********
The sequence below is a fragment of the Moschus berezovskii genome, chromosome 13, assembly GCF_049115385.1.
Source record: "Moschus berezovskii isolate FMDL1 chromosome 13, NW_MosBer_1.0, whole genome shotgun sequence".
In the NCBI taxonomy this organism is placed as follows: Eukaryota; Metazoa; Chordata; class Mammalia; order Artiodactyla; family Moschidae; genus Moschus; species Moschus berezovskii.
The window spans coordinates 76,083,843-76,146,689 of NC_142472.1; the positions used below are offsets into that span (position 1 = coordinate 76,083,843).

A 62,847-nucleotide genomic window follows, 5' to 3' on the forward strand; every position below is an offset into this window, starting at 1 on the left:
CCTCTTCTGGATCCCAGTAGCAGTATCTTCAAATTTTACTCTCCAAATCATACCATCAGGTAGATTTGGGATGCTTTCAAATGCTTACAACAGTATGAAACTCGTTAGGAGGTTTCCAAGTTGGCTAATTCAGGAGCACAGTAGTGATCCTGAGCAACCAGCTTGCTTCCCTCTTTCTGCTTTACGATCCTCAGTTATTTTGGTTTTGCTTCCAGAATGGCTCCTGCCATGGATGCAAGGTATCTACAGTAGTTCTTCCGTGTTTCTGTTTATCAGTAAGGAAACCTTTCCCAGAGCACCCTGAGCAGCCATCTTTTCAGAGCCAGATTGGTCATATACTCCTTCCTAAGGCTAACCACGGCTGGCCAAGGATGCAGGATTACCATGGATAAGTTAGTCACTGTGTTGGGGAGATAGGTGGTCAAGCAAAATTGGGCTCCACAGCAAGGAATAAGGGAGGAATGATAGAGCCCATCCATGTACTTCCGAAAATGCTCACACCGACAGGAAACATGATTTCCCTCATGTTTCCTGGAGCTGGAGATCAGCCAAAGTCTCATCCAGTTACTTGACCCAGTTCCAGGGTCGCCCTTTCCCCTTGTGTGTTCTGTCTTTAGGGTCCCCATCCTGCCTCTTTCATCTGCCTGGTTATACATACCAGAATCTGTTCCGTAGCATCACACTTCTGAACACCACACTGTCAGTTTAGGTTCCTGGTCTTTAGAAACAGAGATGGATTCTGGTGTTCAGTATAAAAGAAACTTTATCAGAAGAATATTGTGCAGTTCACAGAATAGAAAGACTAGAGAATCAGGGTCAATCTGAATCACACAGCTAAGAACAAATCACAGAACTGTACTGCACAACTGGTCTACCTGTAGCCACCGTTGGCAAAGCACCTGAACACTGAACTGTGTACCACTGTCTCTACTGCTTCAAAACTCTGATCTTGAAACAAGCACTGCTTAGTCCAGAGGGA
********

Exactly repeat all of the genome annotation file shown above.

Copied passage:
The sequence below is a fragment of the Moschus berezovskii genome, chromosome 13, assembly GCF_049115385.1.
Source record: "Moschus berezovskii isolate FMDL1 chromosome 13, NW_MosBer_1.0, whole genome shotgun sequence".
In the NCBI taxonomy this organism is placed as follows: Eukaryota; Metazoa; Chordata; class Mammalia; order Artiodactyla; family Moschidae; genus Moschus; species Moschus berezovskii.
The window spans coordinates 76,083,843-76,146,689 of NC_142472.1; the positions used below are offsets into that span (position 1 = coordinate 76,083,843).

A 62,847-nucleotide genomic window follows, 5' to 3' on the forward strand; every position below is an offset into this window, starting at 1 on the left:
CCTCTTCTGGATCCCAGTAGCAGTATCTTCAAATTTTACTCTCCAAATCATACCATCAGGTAGATTTGGGATGCTTTCAAATGCTTACAACAGTATGAAACTCGTTAGGAGGTTTCCAAGTTGGCTAATTCAGGAGCACAGTAGTGATCCTGAGCAACCAGCTTGCTTCCCTCTTTCTGCTTTACGATCCTCAGTTATTTTGGTTTTGCTTCCAGAATGGCTCCTGCCATGGATGCAAGGTATCTACAGTAGTTCTTCCGTGTTTCTGTTTATCAGTAAGGAAACCTTTCCCAGAGCACCCTGAGCAGCCATCTTTTCAGAGCCAGATTGGTCATATACTCCTTCCTAAGGCTAACCACGGCTGGCCAAGGATGCAGGATTACCATGGATAAGTTAGTCACTGTGTTGGGGAGATAGGTGGTCAAGCAAAATTGGGCTCCACAGCAAGGAATAAGGGAGGAATGATAGAGCCCATCCATGTACTTCCGAAAATGCTCACACCGACAGGAAACATGATTTCCCTCATGTTTCCTGGAGCTGGAGATCAGCCAAAGTCTCATCCAGTTACTTGACCCAGTTCCAGGGTCGCCCTTTCCCCTTGTGTGTTCTGTCTTTAGGGTCCCCATCCTGCCTCTTTCATCTGCCTGGTTATACATACCAGAATCTGTTCCGTAGCATCACACTTCTGAACACCACACTGTCAGTTTAGGTTCCTGGTCTTTAGAAACAGAGATGGATTCTGGTGTTCAGTATAAAAGAAACTTTATCAGAAGAATATTGTGCAGTTCACAGAATAGAAAGACTAGAGAATCAGGGTCAATCTGAATCACACAGCTAAGAACAAATCACAGAACTGTACTGCACAACTGGTCTACCTGTAGCCACCGTTGGCAAAGCACCTGAACACTGAACTGTGTACCACTGTCTCTACTGCTTCAAAACTCTGATCTTGAAACAAGCACTGCTTAGTCCAGAGGGA